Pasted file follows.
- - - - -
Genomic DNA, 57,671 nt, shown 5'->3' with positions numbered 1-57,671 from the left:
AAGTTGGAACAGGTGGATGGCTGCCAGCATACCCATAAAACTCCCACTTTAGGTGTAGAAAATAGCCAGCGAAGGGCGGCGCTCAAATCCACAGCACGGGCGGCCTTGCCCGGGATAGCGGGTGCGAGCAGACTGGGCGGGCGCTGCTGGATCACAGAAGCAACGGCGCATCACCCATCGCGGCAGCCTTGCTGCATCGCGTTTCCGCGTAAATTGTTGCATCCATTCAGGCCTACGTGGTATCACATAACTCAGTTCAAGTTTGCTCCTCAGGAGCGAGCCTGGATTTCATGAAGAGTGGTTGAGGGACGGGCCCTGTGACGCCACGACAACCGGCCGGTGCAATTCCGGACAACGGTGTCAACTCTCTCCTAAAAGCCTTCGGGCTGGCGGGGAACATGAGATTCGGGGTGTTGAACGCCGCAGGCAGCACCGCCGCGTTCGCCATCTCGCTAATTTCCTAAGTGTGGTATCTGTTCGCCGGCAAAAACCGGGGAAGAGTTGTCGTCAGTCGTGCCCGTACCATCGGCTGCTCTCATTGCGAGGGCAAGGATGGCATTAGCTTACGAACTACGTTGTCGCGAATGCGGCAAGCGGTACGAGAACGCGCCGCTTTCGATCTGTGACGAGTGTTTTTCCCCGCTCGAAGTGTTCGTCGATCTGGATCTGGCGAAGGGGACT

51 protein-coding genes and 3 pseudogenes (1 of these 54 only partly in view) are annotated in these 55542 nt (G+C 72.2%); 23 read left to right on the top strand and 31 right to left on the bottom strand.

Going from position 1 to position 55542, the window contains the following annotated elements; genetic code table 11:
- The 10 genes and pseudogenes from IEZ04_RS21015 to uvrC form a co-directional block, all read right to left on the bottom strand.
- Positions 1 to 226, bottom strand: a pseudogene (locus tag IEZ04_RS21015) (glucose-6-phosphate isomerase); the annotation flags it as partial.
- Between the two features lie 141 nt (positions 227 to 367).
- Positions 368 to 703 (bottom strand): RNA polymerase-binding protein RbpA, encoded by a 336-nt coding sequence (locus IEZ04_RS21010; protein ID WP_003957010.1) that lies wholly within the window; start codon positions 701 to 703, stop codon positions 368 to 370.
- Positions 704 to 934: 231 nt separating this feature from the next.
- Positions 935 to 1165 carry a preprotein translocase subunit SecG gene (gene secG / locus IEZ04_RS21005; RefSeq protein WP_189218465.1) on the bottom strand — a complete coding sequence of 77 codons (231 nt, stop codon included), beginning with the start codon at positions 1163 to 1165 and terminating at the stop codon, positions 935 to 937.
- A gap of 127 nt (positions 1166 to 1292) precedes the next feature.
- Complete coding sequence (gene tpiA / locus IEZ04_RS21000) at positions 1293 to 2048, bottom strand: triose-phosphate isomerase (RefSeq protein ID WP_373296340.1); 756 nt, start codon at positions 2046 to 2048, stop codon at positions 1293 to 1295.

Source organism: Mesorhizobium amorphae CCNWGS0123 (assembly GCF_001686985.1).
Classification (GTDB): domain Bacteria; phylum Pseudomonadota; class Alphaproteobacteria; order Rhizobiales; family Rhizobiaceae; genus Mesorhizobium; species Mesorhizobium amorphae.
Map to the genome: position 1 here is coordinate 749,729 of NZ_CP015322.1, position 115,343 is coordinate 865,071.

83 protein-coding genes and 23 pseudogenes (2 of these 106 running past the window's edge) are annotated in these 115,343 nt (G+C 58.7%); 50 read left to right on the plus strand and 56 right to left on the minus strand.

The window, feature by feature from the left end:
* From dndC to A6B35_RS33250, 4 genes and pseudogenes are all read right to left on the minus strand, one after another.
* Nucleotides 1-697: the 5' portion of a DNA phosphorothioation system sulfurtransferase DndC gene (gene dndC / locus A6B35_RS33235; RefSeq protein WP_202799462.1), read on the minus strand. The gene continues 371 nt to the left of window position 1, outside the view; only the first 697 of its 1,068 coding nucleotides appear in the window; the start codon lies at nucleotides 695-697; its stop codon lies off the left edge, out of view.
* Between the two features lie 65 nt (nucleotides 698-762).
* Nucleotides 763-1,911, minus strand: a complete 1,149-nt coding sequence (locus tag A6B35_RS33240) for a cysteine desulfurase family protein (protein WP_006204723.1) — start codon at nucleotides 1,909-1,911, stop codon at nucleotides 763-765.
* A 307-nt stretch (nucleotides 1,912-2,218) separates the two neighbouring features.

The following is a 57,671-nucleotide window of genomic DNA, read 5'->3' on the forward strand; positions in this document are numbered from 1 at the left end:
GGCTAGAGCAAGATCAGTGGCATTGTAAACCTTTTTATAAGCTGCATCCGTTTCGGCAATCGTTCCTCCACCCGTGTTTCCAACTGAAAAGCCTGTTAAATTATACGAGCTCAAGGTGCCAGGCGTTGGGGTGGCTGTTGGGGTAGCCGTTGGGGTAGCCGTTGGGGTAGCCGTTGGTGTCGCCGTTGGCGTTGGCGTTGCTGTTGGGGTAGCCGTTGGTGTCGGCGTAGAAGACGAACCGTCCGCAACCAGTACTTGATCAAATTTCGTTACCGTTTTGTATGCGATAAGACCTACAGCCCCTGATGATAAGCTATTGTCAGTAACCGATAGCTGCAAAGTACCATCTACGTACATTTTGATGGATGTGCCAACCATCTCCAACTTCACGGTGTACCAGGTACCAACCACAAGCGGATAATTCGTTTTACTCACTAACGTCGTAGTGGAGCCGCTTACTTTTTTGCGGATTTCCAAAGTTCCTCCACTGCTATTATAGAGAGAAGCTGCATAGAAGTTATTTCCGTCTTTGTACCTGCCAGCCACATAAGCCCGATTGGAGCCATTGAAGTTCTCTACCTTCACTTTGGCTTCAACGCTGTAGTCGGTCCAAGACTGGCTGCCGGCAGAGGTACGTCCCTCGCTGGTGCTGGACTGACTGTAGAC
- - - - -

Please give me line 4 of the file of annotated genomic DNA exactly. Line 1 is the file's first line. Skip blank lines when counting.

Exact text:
Going from position 1 to position 55542, the window contains the following annotated elements; genetic code table 11: